Our second day was drizzly again, but we weren't going to let that stop us. After having our hotel breakfast, we headed out and caught the metro in the general direction of Park Güell. Remember that Gaudí guy I mentioned in the last post? Yeah, he was at work again, this time on a giant public park with large gingerbread-looking houses at the main gates, big staircases with mosaic tiled sides, a large mosaic lizard, a large terrace with mosaic tile seating, and underneath a large shelter with columns and mosaic tiled ceilings. Seriously, this place was full of wonders. Outside of this specific area, there was several sheltered walkways with built with arched supports that, well, I find really hard to describe. They're just cool!
So Diane and I spent a few hours walking around in the rain, discovering many of the little details of this amazing art and architectural installation. The park is quite extensive, and we wandered a lot taking pictures. Despite the weather, tourists were out in droves, but everyone waited their turn for a picture with the lizard, and it was a pretty nice atmosphere. I wonder what the park was like in good weather! On our way back out, we climbed to the top of a 3-cross monument, which also offered a nice view of the surrounding cityscape.
The next destination we had was back to La Sagrada Família, which we got to by the metro. This time we were going to take the tour, so we got ourselves the audio guide and headed inside. I was very glad we did get the audio guide, because it spent a bunch of time walking us through the various features of the church and some of the symbolism that Gaudí was going for in the incredibly ornate artwork. The church has been under construction for over a hundred years, and the audio guide claimed that they projected it to be done in another two decades. I don't know about that ... despite its already impressive appearance and structure, the final plans still call for something like 7 additional towers to be built. Maybe they know how long it'll take, but I suspect they've got a long ways to go.
Still, it is a fascinating place. Inside the church, giant columns push vaulted ceilings extremely high, and then branch out resembling trees. The ceiling itself looks like large leaves to these trees, which gives you the unsettling feeling of being in some sort of stone forest. The columns themselves start as 8 pointed stars at the bottom and gradually double the number of points until they become almost circles at the top. It is going to be one crazy awesome place to go see when it is all done. I think we'll have to make a point of going back when it is all done just to see it all. Hopefully it doesn't take another hundred years!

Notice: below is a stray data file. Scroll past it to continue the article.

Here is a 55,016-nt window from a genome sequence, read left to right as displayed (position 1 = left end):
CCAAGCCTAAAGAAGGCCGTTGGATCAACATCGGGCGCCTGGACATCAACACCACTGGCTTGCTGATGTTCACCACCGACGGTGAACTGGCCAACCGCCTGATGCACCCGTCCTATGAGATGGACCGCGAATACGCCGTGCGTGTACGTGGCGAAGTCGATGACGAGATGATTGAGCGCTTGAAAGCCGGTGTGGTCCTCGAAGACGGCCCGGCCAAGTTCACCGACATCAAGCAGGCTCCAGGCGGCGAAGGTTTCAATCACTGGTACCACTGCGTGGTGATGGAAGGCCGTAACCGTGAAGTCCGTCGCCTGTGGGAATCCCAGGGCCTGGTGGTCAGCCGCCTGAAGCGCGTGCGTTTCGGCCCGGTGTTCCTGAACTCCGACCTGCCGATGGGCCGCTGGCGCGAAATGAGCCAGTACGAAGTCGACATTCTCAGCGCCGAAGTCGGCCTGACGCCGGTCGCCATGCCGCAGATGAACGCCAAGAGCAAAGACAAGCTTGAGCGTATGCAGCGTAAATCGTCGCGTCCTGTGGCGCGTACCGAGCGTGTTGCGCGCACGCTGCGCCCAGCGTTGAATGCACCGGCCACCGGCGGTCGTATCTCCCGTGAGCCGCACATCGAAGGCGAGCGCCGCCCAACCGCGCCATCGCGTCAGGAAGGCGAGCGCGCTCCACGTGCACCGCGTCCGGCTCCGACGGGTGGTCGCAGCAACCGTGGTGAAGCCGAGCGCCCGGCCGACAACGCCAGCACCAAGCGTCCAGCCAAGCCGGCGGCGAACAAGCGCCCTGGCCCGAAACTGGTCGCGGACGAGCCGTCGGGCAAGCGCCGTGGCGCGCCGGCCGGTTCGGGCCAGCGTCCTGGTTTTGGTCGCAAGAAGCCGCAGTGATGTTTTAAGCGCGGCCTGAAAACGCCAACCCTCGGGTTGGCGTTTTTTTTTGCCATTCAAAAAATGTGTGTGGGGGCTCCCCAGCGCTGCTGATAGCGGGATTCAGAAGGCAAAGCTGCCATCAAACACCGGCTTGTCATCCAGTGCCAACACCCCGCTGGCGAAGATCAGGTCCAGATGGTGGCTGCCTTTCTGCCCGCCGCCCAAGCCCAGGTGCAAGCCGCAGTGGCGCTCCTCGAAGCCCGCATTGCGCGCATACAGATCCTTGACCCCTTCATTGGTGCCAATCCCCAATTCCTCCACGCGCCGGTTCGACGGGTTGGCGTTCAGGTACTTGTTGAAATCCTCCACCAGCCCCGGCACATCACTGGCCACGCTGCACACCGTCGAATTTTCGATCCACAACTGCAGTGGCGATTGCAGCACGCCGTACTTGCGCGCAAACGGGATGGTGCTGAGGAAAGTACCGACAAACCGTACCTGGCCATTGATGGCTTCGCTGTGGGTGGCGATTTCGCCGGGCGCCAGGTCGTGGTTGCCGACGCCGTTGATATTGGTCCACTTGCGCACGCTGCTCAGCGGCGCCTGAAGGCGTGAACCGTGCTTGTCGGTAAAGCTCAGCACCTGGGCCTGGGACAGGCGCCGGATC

After finishing the tour, the cold damp was starting to get to us, so we headed back to our hotel where we warmed up and washed up and once again took up the hunt for a place for dinner. We ended up choosing a place called Carmelitas, which we found on wikitravel. For anyone interested in checking out a city and who need some advice, wikitravel is a really good default place to look. It really hasn't let us down so far, and we used it a lot on this trip.
At any rate, we waited around until 8:00 which was when the restaurant opened (the restaurants open late in Barcelona, and the clubs stay open real late, from what I understand). The restaurant was quiet, but the waiters were friendly so we sat down and enjoyed quite an enjoyable meal. At this dinner, I learned that Entrecôte is a particular cut of beef ... which in this case was quite delicious. Diane's duck confit was also entirely too delicious. As was our wine, and dessert! Let's just say we ate well.
Up next, our first day trip out of Barcelona ... which was perhaps not the greatest idea, but cool nonetheless.